CRITICISMS of the April 22, 2019 “Manila Times” news story about “a plot to oust” President Duterte, which implicated three news media organizations and a group of human rights lawyers, have included these:
 It was “poorly sourced” and a “huge stretch” for anyone to accuse journalists of being coup plotters. A matrix is “by no means evidence of destabilization or ouster plot.” It also created a conflict of interest since the author Dante Ang is a Duterte-appointed diplomat. All that adverse tirade was made by the paper’s former managing editor, Felipe Salvosa II. He resigned, or was fired, two days after he tweeted his critique. Rappler, another alleged plotter, said in a statement, “Poor writing, an example of how not to write and investigative report–not even everyday straight news.”
 It had a number of errors of fact, “wrong on many points,” said Philippine Center for Investigative Journalism (PCIJ), one of the three news outfits that allegedly conspired to “discredit and destabilize” the Duterte administration. For one, PCIJ said it had “absolutely not ever received any email from (journalist) Ellen Tordesillas on the link to the so-called narco-list video of Bikoy.” The video, as everyone must know, was available on YouTube and didn’t have to be illicitly circulated.
 It was a generalized accusation against media, with no specifics, alleging that practitioners “manipulate public emotion, touch base with the leftist organization, enlist the support of the police and military, then go for the ‘kill.’”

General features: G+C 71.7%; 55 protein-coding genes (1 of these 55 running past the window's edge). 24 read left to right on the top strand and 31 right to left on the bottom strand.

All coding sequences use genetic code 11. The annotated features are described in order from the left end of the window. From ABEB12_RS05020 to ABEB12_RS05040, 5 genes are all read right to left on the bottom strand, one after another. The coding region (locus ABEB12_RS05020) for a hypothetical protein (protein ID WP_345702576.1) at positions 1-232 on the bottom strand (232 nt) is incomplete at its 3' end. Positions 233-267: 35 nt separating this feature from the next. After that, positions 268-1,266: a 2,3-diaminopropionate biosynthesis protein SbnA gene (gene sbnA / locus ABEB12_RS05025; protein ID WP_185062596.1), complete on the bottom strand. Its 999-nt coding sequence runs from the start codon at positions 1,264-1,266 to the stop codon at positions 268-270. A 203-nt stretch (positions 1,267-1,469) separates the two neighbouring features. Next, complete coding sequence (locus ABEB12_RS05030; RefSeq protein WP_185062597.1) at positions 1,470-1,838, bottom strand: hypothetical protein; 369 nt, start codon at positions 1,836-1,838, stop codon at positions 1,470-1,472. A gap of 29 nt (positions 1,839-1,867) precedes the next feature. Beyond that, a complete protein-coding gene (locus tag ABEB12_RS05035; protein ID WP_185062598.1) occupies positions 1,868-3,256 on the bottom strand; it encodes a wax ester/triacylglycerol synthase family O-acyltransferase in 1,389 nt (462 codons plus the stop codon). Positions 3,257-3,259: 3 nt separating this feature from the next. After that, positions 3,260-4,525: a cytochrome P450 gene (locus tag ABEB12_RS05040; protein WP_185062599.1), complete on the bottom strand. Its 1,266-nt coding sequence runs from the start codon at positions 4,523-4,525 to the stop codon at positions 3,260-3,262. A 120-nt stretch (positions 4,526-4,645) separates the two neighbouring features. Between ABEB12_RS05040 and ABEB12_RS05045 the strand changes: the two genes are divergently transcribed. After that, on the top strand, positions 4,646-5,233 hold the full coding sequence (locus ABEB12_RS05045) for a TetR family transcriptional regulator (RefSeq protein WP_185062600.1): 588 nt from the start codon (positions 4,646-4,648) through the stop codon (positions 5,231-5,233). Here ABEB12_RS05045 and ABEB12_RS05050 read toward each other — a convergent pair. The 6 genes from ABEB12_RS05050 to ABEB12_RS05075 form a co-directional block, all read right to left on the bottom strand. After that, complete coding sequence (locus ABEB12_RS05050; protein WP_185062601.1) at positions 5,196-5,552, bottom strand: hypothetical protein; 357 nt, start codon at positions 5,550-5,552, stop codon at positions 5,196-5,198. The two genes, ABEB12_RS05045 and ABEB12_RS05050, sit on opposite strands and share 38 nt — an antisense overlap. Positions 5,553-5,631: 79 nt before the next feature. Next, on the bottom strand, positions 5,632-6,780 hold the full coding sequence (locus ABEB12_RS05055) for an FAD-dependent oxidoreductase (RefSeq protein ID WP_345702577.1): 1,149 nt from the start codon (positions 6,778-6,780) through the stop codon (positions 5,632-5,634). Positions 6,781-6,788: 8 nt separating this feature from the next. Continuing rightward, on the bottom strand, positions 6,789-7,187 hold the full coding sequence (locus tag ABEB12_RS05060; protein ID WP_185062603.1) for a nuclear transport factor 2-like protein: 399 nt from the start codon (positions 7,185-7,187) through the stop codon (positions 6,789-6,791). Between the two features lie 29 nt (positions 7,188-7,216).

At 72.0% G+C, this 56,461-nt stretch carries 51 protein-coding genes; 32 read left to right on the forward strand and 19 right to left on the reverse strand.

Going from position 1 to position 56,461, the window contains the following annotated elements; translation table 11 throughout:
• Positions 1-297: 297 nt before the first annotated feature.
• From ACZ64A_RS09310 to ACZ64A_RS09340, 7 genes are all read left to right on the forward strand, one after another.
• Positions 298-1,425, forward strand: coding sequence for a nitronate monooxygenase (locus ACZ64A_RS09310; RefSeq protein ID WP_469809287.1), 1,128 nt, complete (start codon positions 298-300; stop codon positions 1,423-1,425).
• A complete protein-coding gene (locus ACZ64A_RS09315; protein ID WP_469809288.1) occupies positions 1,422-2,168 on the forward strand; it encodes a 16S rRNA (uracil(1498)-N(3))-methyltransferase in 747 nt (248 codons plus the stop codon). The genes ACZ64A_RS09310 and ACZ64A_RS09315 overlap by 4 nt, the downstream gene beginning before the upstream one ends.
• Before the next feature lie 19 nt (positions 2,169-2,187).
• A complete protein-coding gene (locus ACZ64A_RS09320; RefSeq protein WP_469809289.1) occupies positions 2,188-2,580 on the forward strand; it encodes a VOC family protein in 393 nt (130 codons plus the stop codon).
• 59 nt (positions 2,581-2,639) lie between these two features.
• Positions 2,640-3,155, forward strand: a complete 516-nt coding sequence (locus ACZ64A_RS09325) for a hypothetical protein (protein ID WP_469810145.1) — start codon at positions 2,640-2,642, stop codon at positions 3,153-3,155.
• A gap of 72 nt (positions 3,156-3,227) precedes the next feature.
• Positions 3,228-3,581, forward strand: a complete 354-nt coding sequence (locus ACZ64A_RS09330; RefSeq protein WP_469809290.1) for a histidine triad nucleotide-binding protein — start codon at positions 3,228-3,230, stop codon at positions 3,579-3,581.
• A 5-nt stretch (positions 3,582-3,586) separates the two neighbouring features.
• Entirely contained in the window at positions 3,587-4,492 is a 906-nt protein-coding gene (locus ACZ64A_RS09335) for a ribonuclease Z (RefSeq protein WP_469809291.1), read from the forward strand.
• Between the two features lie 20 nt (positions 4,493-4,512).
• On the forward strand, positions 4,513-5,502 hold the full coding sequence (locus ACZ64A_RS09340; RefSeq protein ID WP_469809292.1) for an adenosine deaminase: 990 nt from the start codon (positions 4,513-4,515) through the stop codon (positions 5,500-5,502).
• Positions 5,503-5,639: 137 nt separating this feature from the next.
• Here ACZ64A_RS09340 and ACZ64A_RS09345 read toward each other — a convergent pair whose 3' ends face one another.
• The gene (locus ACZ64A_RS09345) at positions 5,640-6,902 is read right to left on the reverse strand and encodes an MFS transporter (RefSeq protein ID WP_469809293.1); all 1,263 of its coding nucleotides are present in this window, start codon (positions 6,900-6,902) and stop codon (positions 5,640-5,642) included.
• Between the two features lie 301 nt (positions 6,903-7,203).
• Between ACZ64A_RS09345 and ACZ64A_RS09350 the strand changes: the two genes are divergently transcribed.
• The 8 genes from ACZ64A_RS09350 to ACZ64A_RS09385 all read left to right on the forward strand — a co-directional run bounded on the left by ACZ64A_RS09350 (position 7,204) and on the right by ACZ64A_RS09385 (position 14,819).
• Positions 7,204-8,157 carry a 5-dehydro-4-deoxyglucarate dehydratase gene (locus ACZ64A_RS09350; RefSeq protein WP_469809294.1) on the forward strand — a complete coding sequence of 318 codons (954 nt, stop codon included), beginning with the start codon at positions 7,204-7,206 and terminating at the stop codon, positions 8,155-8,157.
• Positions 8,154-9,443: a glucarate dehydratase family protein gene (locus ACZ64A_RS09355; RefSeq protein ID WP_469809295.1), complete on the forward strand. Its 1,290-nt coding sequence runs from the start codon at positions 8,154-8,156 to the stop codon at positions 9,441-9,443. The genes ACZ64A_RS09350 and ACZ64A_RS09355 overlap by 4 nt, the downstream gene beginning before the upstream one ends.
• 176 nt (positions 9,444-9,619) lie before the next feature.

Note that criticism of the working journalists was on the kind of journalism done, not on the right of the newspaper to publish. The Times, or anyone else, had the right to publish the information: “it was a major scoop!” But now it must suffer the the flak for doing the work badly. Rappler’s Maria Ressa slammed “the level of incompetence, like sending the third strings to play in a basketball game.” She said “all we can do is laugh and hold the line.”
Only the National Union of People’s Lawyers (NUPL) and NUJP, the journalists advocacy group, feared harm that might befall the media workers named in the matrix, just like those named in the drug matrix who were killed or had disappeared.
“Amusing, if it were not perilous to the safety, security and liberty, if not the lives of the 500 or so lawyers,” said NUPL.
What it should’ve done
To be sure, the Times had the right to print the story but it could’ve done better.
It could’ve added, prominently and high up in the story, the red flag, the warning the reader deserved, namely, that the media matrix, although sourced to Malacañang and the President, was by no means, in itself, evidence of any plot against him.
Attributions in the Times article should’ve been clear, especially in parts that defended the President. As it appeared, the writer mixed his supportive opinion with what the matrix alleged. And he should’ve disclosed that he is a presidential appointee and part of the government whom the alleged plotters threaten.
Journos can take it, but...
The journalists and news media outlets tagged in the matrix knew that the risks of journalism include being tarnished and smeared without evidence. They can take it.
What media, even those not singled out, must be concerned about is that assault on name and honor of media and its workers might lead to worse forms of reprisal, such as suppression of more rights and physical violence.